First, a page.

Measuring your company's progress to circularity

After elaborating on the theoretical concept of circular economy, the question arises how to measure circularity or the progress towards a more circular economy. Measuring circularity is essential because it shows what your company’s position is and gives a reference point for comparison and improvement. You can't measure progress in circularity with the progress indicators from the linear economy. Here is a handhold to monitor progress in transition in the meantime.

Let’s explore some approaches on company level

As a short intro we need to stay alert for the risks associated to one single score indicator. As for all key performance indicators (KPIs), it is important to select a well balanced set of targets. If a company’s only KPI is turnover, the entire organisation will make this indicator grow while the overall company’s health might be endangered. We all know that choosing KPIs need to be done wisely.

This leads us to the question. Is there a set of indicators available to measure circularity?  
The purpose of circular economy is to allow products and materials to retain their value for as long and as fully as possible while at the same time creating value. By more and longer use of product functionalities the circular economy aims at value creation at the same time. Measuring the progress should reflect this.

Using products longer, reuse them, repair and upgrade the products and components, repurpose the parts, …  they all have in common that the amount of materials (resources) does not increase and that service (labour) is required to provide the extended product or component functionality. 

On a macro-level it becomes ‘easy’ to define valuable metrics. Essentially, measuring more wealth and jobs from less resources requires only two metrics (as introduced by Walter R. Stahel in ‘The Circular Economy A User’s Guide’): 

  •  €/kg ( value per mass)
  •  h/kg (labour (jobs)/mass)

On macro-level policies might (one day) use this type of indicators to help to measuring CE progress.

Can this approach be translated into useful company metric?

The challenge for manufacturing companies is to translate this concept into an economically sound metric that combines circularity progress with economic viability. 

The first macro indicator - value per mass (€/kg) - might still stand on company level. What do you earn per kg material you originally sourced? If you have an idea of the mass balance of your company (for the most important resources) this metric can be calculated and used for different business models. It is clear that the longer you have access to your product, the more opportunities for service and thus value can potentially be realized.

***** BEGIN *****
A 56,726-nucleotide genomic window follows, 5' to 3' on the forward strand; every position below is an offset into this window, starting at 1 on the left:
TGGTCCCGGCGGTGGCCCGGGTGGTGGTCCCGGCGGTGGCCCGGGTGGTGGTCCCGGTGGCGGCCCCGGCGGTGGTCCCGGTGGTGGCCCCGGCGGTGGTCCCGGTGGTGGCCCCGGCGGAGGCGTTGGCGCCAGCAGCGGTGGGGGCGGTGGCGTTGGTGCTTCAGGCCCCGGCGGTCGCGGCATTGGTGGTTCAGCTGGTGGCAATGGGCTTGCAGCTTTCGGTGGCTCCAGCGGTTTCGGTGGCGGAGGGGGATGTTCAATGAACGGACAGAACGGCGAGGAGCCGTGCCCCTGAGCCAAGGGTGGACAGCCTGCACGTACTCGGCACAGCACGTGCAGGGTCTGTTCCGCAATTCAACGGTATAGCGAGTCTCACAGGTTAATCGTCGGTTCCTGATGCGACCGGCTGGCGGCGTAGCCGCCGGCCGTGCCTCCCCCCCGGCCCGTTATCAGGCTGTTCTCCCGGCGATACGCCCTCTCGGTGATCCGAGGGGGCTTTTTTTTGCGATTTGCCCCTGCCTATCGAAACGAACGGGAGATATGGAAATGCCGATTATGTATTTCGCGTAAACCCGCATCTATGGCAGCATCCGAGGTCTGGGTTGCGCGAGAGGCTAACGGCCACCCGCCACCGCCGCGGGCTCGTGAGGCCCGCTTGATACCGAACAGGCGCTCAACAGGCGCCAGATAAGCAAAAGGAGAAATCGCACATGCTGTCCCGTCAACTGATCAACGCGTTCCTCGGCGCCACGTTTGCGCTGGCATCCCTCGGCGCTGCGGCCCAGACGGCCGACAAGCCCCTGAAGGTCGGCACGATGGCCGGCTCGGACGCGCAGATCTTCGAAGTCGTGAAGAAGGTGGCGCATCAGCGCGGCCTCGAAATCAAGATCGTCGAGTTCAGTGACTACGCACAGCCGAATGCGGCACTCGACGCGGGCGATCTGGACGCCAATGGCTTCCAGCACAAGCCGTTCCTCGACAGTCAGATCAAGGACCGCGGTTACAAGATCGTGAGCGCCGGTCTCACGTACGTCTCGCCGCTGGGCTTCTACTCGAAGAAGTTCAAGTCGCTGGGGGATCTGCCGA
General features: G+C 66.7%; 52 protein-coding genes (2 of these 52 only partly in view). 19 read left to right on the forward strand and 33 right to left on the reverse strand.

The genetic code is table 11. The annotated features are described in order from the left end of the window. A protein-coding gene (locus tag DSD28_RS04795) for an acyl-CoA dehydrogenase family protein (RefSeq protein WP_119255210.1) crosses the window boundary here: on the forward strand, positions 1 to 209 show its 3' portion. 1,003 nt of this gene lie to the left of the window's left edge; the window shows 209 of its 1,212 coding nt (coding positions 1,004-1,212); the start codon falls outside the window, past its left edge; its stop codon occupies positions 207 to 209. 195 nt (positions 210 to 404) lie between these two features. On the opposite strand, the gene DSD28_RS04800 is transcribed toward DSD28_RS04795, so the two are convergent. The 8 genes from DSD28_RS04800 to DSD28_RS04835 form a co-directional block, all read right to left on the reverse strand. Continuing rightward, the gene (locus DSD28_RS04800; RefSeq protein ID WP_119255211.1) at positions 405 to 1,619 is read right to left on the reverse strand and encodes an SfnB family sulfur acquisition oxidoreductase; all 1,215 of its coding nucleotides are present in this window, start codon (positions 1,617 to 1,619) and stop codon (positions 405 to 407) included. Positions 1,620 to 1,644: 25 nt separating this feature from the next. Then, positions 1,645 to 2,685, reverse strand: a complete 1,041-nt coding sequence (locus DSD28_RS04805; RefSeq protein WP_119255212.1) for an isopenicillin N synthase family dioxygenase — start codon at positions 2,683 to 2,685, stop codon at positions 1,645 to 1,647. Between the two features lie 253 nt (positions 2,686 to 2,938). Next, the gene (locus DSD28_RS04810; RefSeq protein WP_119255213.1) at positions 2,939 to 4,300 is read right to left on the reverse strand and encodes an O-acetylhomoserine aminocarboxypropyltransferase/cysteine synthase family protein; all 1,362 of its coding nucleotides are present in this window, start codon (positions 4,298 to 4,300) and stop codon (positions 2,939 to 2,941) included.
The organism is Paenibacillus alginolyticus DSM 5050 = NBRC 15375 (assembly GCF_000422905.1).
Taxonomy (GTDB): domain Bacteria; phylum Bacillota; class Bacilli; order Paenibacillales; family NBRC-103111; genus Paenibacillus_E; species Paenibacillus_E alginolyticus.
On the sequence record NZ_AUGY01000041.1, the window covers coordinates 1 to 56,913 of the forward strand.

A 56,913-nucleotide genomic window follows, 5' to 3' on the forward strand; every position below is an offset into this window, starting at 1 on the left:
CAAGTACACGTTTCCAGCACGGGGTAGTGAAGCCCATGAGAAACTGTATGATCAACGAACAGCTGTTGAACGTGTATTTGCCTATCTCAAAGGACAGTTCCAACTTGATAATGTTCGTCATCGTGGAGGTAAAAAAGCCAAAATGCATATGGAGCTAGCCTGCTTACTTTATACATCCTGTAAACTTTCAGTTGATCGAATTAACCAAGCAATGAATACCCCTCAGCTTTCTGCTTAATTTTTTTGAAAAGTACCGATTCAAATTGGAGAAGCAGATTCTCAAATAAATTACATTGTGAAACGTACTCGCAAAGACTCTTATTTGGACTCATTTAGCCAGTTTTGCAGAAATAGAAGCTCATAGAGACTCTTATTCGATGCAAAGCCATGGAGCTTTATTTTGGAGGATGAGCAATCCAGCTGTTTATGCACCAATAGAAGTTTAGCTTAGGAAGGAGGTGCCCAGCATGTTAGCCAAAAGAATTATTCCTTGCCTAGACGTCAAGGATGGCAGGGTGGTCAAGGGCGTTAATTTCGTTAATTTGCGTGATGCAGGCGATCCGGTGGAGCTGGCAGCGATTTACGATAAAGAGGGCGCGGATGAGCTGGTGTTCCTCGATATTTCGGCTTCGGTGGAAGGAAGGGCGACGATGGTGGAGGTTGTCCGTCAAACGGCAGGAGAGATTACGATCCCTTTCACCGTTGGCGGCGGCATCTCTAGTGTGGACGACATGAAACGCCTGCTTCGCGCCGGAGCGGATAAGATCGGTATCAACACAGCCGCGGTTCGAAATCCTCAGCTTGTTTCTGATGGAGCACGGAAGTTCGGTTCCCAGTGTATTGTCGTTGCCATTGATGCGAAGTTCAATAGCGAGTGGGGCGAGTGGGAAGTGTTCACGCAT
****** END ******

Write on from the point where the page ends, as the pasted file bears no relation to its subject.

One major challenge is to integrate a relevant time horizon. A good starting point is to use the product life time as a referral point.

Derived metrics such as income or value/product can in this perspective become more than a traditional margin on the sold product. It might be extended to a cumulative income over the product's life time. Obviously it becomes more than a company's internal short-time metric. It requires market information (number of products on the market, number of products in use, service interventions, repairs, upgrades, redistribution of products, traceability, ….) and above all, a new relation with the customers.
The product type and business model used will have a great impact. Probably a metric per circular strategy needs to be examined. Measuring the circular effectiveness of remanufacturing activities will require another approach than the sales of consumables, and again another for a product as a service model approach. So the clue to define a decent set of circular KPIs is a combination of your circular strategy, the value per mass concept and the product life time.   

The second macro indicator - jobs per mass (h/kg) - is much harder to translate to a single company. It is counter-intuitive since it might be perceived as a cost per mass instead of a CE progress indicator. Labour costs receives significantly more attention than materials cost. However in manufacturing industry the material cost is 50 to 60 % of the total cost. This means material costs are higher than labour and energy costs combined. 

In the linear economy the labour cost is 'overrated' compared to the materials and resource cost, which is often perceived as uninfluential. By competing on product sales price in a global resource market this focus on labour became the logic.